The First Month’s Soundtrack

In preparing “the hospital bag” during the last months of pregnancy, a lot of women put together a music mix to play during labor and delivery. As much as I enjoy creating that kind of thing, I didn’t do it this time, for a couple of reasons.

 

First, I concentrate better in quieter environments, and I was going to need to concentrate harder than I ever have before.  Second, recorded music is often a distraction for me; I like to sing along so much that I can’t usually get much else done with music on (besides cleaning!).  And third, I always seem to have a song of some sort stuck in my head anyway.  It’s like my own interior jukebox. . . . except that I don’t have control over it.  Usually the tune is something I heard a snippet of here or there, or a song that popped into my head after a word in conversation brought the lyrics to mind.

 

Whenever I need it most, the song becomes a kind of prayer.  In this sense, the selection is sometimes intentional: I often use psalms and hymns as my prayer when I can’t figure out just what to say.  Other times, though, certain hymns show up in my head not as a result of my choosing or even something I overheard.  Instead, I believe it’s the work of my guardian angel.  It’s been said that singing is praying twice, and in some of the highest and lowest points over the past few weeks, I’ve experienced that in an especially pure way.

 

The day of Jacob’s birth, as one might expect, there were times that were physically and emotionally trying.  As I mentioned in an earlier post, the night following delivery was in some ways even more difficult because I felt alone.

 

Some time during that night, however, I realized I’d been repeating the lyrics of “The Cry of the Poor” for the past couple of hours. It was these words that made me feel strength in my weakness and hope that I was going to get through this experience:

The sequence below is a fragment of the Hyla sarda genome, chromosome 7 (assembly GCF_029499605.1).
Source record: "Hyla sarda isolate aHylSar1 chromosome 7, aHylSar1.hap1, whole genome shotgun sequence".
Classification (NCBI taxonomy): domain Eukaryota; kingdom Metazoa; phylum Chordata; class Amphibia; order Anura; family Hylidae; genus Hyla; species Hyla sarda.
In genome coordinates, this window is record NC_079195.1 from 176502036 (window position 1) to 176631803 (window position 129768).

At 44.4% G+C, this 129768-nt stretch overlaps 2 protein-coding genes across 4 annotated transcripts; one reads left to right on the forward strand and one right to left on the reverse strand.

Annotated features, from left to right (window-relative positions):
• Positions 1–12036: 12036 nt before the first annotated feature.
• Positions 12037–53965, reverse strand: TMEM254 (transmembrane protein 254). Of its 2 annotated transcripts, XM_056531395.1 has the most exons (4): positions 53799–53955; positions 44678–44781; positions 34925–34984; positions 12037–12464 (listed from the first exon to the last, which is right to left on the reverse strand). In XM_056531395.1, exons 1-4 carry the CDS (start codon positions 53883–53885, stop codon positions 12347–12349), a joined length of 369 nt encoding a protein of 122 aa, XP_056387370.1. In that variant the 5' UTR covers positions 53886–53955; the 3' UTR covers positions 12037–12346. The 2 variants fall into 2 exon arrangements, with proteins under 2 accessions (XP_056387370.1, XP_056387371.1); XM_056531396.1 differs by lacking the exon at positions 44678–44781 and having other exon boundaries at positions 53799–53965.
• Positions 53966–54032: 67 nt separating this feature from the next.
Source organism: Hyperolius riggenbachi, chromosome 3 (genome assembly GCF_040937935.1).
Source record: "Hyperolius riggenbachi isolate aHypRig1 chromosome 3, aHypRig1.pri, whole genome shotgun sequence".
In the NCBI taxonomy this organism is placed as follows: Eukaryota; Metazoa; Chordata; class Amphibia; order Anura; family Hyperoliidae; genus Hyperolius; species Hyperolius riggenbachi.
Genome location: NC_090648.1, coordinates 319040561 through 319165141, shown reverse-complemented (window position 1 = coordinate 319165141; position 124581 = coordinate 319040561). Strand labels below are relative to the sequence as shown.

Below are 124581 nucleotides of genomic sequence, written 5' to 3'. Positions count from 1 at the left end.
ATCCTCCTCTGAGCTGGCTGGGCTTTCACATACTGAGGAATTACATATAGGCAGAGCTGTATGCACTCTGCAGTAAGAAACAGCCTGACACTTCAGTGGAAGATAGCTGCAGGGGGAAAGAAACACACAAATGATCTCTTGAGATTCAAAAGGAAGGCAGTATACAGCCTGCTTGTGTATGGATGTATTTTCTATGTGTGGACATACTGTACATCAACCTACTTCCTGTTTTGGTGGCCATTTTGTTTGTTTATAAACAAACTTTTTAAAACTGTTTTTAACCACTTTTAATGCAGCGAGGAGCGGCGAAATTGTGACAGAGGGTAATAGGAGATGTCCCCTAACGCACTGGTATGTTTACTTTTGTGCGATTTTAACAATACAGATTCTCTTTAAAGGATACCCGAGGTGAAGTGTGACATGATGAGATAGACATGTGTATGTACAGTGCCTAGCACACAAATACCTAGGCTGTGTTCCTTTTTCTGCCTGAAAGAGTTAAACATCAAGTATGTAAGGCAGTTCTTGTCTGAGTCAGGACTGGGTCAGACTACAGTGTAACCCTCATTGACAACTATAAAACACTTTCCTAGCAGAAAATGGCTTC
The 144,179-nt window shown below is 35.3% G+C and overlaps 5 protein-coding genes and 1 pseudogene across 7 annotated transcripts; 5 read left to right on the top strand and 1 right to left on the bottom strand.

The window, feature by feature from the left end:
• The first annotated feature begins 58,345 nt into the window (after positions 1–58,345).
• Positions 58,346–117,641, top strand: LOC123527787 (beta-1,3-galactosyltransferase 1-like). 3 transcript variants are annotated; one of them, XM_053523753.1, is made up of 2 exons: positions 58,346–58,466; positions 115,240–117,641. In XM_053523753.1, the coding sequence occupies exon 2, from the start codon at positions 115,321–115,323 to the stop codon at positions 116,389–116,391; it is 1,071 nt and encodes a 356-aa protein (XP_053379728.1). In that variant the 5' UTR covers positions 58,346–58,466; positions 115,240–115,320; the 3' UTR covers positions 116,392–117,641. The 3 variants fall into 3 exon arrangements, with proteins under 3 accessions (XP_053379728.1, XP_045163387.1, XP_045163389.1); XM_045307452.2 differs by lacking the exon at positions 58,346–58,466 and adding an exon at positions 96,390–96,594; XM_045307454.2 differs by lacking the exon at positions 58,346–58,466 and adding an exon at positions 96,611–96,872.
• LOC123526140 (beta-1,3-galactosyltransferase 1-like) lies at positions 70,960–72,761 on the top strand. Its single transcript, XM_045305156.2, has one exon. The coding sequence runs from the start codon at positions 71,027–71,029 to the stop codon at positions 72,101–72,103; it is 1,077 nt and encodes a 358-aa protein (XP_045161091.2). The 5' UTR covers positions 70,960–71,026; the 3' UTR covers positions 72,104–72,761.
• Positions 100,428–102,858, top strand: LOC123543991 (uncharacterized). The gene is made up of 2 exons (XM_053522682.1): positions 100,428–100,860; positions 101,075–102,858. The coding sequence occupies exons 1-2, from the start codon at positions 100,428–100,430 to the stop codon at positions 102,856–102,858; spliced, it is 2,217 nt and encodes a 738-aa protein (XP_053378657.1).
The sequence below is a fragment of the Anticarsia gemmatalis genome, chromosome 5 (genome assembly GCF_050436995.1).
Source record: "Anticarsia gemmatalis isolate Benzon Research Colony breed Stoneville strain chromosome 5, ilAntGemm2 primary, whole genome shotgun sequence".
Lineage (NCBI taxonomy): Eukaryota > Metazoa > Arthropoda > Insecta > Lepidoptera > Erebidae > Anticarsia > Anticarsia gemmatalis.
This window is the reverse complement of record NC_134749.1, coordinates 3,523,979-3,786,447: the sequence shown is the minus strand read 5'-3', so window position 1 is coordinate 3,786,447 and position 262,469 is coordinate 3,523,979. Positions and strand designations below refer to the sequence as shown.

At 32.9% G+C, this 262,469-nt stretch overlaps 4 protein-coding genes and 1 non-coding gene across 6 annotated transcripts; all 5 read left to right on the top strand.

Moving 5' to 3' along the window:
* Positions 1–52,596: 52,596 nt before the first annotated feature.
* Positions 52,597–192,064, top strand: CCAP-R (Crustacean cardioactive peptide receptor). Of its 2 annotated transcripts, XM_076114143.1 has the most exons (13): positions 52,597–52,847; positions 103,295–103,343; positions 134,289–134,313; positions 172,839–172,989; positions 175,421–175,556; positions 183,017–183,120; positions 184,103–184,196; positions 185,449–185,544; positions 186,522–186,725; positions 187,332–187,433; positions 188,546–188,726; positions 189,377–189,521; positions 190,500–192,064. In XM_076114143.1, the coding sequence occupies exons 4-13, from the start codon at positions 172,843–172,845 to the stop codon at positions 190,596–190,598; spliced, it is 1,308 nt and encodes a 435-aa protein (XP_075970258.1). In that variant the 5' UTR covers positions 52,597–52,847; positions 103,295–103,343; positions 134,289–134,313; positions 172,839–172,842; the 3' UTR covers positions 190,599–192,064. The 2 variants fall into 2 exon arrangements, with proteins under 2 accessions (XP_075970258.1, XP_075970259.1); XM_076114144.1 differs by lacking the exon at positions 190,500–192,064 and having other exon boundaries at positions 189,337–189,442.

The Lord hears the cry of the poor
Blessed be the Lord.

I will praise the Lord at all times.
His praise always on my lips.
My soul glories in the Lord,
For He hears the cry of the poor.

 

Okay, so I didn’t recall the lyrics exactly, but you get the point.  The song was essentially on loop for that first week with the little man.  Any time I felt overwhelmed, tired, scared, uncertain, the voice singing it got a bit louder.  And that was a huge help in my making it through that week in one piece.

 

A few weeks later, when things felt more stable and I was comfortably enjoying a weekend at home with John and the baby, I realized the track had changed.  Now I was looping the theme song from That 70s Show.

 

Hangin’ out down the street
The same old thing we did last week
Not a thing to do, but talk to you

We’re all alright
We’re all alright

 

I suppose this was a kind of prayer, too.  Not of petition, but of gratitude for the two amazing guys in my life and for the family that I’ve somehow found myself in the middle of.  With that kind of mix playing in my life, who needs an iPod?

 

 

 

(Okay, so if you know the whole theme song, you’re probably wondering how the last line fits in: “Hello, Wisconsin!” Hmm . . . well, I love Midwestern accents; does that count?)

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